What You Need To Know

Gdańsk  is a Polish city on the Baltic coast. It is the capital of the Pomeranian Voivodeship, Poland’s principal seaport and is also the centre of the country’s fourth-largest metropolitan area. The city lies on the southern edge of Gdańsk Bay (of the Baltic Sea), in a conurbation with the city of Gdynia, spa town of Sopot, and suburban communities, which together form a metropolitan area called the Tricity (Trójmiasto), with a population approaching 1.4 million. Gdańsk itself has a population of 460,427 (December 2012), making it the largest city in the Pomerania region of Northern Poland. Gdańsk is the capital of Gdańsk Pomerania and the largest city of Kashubia. The city’s history is complex, with periods of Polish rule, periods of Prusso-German rule, and periods of autonomy or self-rule as a “free city”. Between the world wars, the Free City of Danzig was in a customs union with Poland and was located between German East Prussia and the so-called Polish Corridor. Gdańsk lies at the mouth of the Motława River, connected to the Leniwka, a branch in the delta of the nearby Vistula River, which drains 60 percent of Poland and connects Gdańsk with the Polish capital, Warsaw. Together with the nearby port of Gdynia, Gdańsk is also an important industrial center. In the late Middle Ages it was an important seaport and shipbuilding town, and in the 14th and 15th centuries a member of the Hanseatic League. In the interwar period, owing to its multi ethnic make-up and history, Gdańsk lay in a disputed region between Poland and the Weimar Republic, and later Nazi Germany. The city’s ambiguous political status was exploited, furthering tension between the two countries, which would ultimately culminate in the Invasion of Poland and the first clash of the Second World War just outside the city limits. In the 1980s it would become the birthplace of the Solidarity movement, which played a major role in bringing an end to Communist rule in Poland and helped precipitate the collapse of the Eastern Bloc, the fall of the Berlin Wall and the dissolution of the Soviet Union. Gdańsk is home to the University of Gdańsk, Gdańsk University of Technology, the National Museum, the Gdańsk Shakespeare Theatre, the Museum of World War II, Polish Baltic Philharmonic and the European Solidarity Centre. The city also hosts St. Dominic’s Fair, which dates back to 1260, and is regarded as one of the biggest trade and cultural events in Europe.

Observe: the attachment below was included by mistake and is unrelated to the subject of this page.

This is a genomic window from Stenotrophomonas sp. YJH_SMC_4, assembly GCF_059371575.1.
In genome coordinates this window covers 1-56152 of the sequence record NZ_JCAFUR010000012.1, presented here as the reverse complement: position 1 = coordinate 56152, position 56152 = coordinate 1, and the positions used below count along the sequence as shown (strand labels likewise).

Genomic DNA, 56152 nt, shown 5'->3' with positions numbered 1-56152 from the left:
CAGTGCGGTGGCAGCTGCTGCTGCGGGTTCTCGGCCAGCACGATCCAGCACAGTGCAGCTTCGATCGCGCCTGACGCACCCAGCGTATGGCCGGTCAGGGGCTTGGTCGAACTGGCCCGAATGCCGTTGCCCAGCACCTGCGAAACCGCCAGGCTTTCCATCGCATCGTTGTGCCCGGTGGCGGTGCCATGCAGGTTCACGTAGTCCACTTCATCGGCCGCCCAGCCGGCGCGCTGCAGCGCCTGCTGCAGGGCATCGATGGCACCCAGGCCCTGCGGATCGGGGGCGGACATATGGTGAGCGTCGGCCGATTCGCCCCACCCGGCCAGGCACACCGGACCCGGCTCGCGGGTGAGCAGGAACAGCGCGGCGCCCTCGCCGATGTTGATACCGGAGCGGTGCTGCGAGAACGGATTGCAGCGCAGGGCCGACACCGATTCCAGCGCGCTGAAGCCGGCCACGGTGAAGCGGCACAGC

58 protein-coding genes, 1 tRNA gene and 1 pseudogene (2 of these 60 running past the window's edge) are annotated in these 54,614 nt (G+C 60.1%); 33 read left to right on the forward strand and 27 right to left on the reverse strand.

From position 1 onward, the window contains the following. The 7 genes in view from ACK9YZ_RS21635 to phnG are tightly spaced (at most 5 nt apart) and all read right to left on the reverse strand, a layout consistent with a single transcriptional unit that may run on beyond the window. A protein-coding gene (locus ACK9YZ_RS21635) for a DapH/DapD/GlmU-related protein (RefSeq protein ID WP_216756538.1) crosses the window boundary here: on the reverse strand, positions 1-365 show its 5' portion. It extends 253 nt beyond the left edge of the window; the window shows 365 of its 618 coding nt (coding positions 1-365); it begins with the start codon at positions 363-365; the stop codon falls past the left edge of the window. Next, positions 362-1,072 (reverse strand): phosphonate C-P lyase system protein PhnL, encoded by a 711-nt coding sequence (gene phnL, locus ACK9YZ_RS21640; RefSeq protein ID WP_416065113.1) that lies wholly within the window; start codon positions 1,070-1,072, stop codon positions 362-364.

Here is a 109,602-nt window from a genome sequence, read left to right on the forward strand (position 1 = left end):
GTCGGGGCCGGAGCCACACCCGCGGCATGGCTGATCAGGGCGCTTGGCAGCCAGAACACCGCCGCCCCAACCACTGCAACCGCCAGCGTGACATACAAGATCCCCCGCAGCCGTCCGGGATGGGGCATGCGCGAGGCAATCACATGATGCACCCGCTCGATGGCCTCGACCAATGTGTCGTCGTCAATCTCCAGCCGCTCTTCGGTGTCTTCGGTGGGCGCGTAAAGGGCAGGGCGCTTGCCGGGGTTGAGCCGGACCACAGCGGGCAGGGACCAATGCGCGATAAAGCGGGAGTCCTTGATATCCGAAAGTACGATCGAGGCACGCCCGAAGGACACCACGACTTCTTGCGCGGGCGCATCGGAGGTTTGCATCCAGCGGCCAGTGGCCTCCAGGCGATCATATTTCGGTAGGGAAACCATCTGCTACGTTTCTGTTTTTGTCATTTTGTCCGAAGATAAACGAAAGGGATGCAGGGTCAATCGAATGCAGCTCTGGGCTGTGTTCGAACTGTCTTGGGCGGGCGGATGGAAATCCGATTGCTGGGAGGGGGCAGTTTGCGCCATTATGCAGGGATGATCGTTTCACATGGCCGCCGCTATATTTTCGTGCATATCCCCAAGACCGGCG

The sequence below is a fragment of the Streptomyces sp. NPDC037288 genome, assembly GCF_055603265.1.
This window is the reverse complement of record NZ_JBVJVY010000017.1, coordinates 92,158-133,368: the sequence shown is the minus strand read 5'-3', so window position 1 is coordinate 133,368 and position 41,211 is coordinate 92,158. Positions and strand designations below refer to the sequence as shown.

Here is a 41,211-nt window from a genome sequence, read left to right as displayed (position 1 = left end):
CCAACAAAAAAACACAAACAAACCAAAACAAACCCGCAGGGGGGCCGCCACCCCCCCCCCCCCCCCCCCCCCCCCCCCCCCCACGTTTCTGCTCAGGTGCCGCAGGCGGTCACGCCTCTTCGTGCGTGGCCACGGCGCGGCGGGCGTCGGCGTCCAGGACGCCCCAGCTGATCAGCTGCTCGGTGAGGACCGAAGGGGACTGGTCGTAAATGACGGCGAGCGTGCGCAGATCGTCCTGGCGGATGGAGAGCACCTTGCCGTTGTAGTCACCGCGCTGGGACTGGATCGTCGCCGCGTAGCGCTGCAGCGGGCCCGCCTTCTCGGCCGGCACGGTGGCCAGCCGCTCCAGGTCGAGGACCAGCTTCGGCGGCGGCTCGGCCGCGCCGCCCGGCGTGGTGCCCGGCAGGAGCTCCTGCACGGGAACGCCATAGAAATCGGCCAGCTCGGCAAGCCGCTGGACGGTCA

Area: 262 km²

Population: Estimate 462,705

Currency

  • The Polish złoty is the Official Currency.

 Economy

The industrial sections of the city are dominated by shipbuilding, petrochemical & chemical industries, and food processing. The share of high-tech sectors such as electronics, telecommunications, IT engineering, cosmetics and pharmaceuticals is on the rise. Amber processing is also an important part of the local economy, as the majority of the world’s amber deposits lie along the Baltic coast. The Pomeranian Voivodeship, including Gdańsk, is also a major tourist destination in the summer, as millions of Poles and other European tourists flock to the beaches of the Baltic coastline. Major companies in Gdańsk:

 

Health systems

Health care in Poland is delivered through a publicly funded health care system, which is free for all the citizens of Poland provided they fall into the “insured” category (usually meaning that they have their health insurance paid for by their employer, or are the spouse or child of an insured person).

 

Language

Polish is the Official Language.

 

Transport

  • Gdańsk Lech Wałęsa Airport – an international airport located in Gdańsk;